As I analyzed this data, images of the walking wounded came to mind – as if these women were hemorrhaging – in public – and no one noticed… To walk through daily life dying and being ignored by care providers, and invisible to support systems was crazy-making and cruel. There was almost a punitive sense of the experience of care-provider failure – an additional layer of humiliation, indignity, and negligence…women got pragmatic; if their providers were not going to fix the problem, they would do it themselves.”

Of course, this could be viewed as a silver lining, in the American, pull-yourself-up-by-the-bootstraps sort of way. But that is not what Karraa is advocating. It’s inspiring to see how these women overcame adversity, but infuriating that they had to do it alone. I hope that this book will act as the missing link – a close-up on the face of postpartum depression, a healing volume for those who have been through this particular battle, and a call to action for our society to make immediate changes in how we approach postpartum mental health.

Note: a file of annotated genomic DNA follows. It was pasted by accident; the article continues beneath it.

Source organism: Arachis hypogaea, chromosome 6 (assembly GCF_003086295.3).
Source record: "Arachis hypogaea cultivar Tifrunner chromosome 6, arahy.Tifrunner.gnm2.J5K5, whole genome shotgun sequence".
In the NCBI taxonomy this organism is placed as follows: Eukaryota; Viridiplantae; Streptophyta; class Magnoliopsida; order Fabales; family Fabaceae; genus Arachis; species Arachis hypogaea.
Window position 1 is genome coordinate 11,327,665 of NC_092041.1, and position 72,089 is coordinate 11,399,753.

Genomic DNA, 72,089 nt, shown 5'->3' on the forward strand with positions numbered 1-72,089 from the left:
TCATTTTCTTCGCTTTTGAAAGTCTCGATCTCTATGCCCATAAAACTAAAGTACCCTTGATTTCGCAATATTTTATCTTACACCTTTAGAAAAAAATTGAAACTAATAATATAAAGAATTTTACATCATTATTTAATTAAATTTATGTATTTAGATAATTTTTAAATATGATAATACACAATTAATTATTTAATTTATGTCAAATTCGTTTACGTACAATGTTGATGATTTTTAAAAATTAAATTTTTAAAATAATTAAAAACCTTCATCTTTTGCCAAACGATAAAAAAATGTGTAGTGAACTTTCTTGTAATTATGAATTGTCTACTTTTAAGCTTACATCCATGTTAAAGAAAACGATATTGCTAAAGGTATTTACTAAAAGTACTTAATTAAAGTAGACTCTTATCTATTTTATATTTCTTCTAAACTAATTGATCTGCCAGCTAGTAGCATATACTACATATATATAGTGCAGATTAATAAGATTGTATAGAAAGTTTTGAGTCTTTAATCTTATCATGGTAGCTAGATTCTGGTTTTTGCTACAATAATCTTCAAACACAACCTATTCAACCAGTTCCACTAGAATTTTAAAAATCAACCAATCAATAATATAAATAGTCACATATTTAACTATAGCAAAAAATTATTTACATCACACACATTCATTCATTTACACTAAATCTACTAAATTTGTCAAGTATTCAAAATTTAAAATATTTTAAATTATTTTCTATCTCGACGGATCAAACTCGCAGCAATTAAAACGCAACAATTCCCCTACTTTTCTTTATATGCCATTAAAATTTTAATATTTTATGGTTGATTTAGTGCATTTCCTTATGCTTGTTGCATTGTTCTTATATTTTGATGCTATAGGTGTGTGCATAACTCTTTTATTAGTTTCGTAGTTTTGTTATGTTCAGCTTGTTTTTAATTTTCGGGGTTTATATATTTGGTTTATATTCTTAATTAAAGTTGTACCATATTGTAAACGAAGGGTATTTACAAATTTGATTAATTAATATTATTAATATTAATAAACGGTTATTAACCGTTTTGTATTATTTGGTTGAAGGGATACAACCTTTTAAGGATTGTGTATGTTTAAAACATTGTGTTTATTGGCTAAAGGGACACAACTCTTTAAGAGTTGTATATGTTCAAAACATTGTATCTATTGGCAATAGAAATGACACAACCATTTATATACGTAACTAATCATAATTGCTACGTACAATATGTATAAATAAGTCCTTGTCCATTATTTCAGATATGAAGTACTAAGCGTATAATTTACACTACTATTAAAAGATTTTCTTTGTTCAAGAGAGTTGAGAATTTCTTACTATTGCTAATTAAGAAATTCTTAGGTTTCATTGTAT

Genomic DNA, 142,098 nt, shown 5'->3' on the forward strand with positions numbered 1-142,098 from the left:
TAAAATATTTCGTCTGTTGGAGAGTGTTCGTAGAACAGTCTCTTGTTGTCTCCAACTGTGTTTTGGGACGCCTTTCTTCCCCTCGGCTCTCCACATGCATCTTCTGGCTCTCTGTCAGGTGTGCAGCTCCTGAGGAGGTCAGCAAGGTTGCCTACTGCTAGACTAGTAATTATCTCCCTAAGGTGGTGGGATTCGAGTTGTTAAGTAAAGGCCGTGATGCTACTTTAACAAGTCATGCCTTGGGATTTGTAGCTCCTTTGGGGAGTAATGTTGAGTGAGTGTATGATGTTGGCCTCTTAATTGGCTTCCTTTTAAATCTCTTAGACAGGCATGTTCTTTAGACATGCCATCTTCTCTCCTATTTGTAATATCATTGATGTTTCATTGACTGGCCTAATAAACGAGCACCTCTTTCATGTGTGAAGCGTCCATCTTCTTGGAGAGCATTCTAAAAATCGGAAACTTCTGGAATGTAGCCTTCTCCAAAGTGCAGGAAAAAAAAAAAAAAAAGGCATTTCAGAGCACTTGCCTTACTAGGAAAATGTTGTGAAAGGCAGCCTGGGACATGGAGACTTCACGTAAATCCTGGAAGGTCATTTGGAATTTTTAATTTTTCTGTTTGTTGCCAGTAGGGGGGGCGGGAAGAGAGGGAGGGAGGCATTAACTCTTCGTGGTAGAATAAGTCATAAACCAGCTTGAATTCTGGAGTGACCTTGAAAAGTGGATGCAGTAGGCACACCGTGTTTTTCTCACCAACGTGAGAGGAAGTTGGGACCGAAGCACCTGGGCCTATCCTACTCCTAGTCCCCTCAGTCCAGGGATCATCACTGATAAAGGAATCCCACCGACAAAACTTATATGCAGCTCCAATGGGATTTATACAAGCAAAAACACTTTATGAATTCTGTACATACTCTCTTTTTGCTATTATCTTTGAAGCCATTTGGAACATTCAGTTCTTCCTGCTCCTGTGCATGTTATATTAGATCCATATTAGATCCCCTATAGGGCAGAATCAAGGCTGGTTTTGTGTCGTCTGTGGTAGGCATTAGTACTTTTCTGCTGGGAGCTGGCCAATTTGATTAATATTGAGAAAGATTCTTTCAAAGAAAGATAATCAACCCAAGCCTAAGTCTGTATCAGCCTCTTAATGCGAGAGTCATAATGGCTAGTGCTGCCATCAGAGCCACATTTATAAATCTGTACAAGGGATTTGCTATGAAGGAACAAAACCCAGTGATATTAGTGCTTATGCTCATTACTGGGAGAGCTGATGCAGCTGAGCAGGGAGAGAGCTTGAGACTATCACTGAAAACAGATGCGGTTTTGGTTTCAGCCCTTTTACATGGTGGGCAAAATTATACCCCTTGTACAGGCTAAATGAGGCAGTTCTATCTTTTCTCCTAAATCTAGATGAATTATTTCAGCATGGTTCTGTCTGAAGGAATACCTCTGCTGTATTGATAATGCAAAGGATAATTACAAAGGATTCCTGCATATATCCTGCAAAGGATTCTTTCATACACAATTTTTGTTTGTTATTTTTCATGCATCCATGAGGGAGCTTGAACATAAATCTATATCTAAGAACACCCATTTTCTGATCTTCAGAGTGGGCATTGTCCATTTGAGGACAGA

FFF Friday: “Why I am suggesting my wife stops pumping.”

Lately, I’ve seen more discussion about the roles fathers (and partners) play in supporting breastfeeding. But I fear that there’s something missing in this discussion, a rather large elephant in the room that everyone is stubbornly ignoring despite the odor coming from the large pile of elephant dung in the corner. 

Having a supportive partner is absolutely fantastic when you’re trying to breastfeed. But what does being supportive really mean? Does it mean being a breastfeeding cheerleader, reminding your partner of the benefits and imploring her to keep going? Or does it mean stepping in when you see her emotionally disintegrating before your eyes? How do we help our partners truly support us – by indoctrinating them on the importance of exclusive breastfeeding, or by educating them on postpartum mental health, and the importance of the emotional stability of the family?